Death would seem to be an inevitable topic for a doctor and writer like Dalrymple, and he’s certainly written about it before, but I’m not sure he has ever addressed it with quite the poignancy of this new piece at Taki’s Magazine. We all get caught up in the daily minutiae of life and fail to appreciate the blessings we enjoy. Events like the one depicted here, the death of a young mother, remind us to be grateful, but realistically, how long can such gratitude last?
Yesterday a young woman who was unknown to me except at third hand died. She was the friend of a friend of my wife. Considering that I was personally unacquainted with her, and that there are about 1500 deaths a day in my country alone, her death affected me to a surprising degree…
This piece is highly recommended.
This is one of my favorite shorts by Dalrymple.
“…we are so constituted that a single instance of human tragedy moves us more than a whole catastrophe affecting hundreds, thousands, or millions. No doubt this is testimony to the smallness of our understanding.”
This is a great insight. When I think about it, I agree, but I also think this smallness is a protective mechanism – a kind of grace, if you will. If we were similarly moved by all instances of human tragedy, we’d be too overcome to do much of anything but grieve. But, that we can be moved at all, I think, is a good thing. If life had no real suffering that touched close to us from time to time, we’d be insufferable, wouldn’t we? A good dose of our own mortality puts us in our place.
“Man’s greatness comes from knowing he is wretched: a tree does not know it is wretched. Thus it is wretched to know one is wretched, but there is a greatness in knowing one is wretched.”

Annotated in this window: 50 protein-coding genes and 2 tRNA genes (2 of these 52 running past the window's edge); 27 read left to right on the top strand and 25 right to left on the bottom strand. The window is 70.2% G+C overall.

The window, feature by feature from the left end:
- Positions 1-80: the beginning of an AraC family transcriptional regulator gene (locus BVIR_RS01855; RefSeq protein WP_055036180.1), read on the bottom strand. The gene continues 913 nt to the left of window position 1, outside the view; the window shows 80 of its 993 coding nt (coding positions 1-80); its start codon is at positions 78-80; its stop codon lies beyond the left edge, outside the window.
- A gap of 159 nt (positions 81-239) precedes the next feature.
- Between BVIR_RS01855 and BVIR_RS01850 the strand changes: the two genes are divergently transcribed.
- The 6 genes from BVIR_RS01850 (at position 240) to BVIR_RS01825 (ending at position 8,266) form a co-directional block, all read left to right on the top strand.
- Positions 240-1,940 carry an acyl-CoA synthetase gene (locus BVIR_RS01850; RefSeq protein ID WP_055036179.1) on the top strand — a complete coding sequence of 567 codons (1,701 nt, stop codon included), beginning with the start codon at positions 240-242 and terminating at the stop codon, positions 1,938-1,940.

And, of course, Pascal concludes that it is only in the person of Jesus Christ that our wretchedness can be best made sense of and our greatness most effectively humbled.
“When I think about it, I agree, but I also think this smallness is a protective mechanism – a kind of grace, if you will. If we were similarly moved by all instances of human tragedy, we’d be too overcome to do much of anything but grieve.”
Well said, Rebekah. I agree.
I was afraid that sounded a bit callous. As if suffering can be useful in some way. It is not something I’d ever tell someone that is in the midst of suffering. There is wisdom in the biblical command to “weep with those that are weeping.”
It seems to me, at least from my Christian perspective, that there can be suffering that we might never know the reason for. From our perspective, it may always appear random. The solution to the logical problem of evil speaks of this. We shouldn’t necessarily look for reasons, either. We recoil from it, we mourn over it because it is not the way things were supposed to be. Death is never good. That is the part of man’s wretchedness that Pascal was speaking of.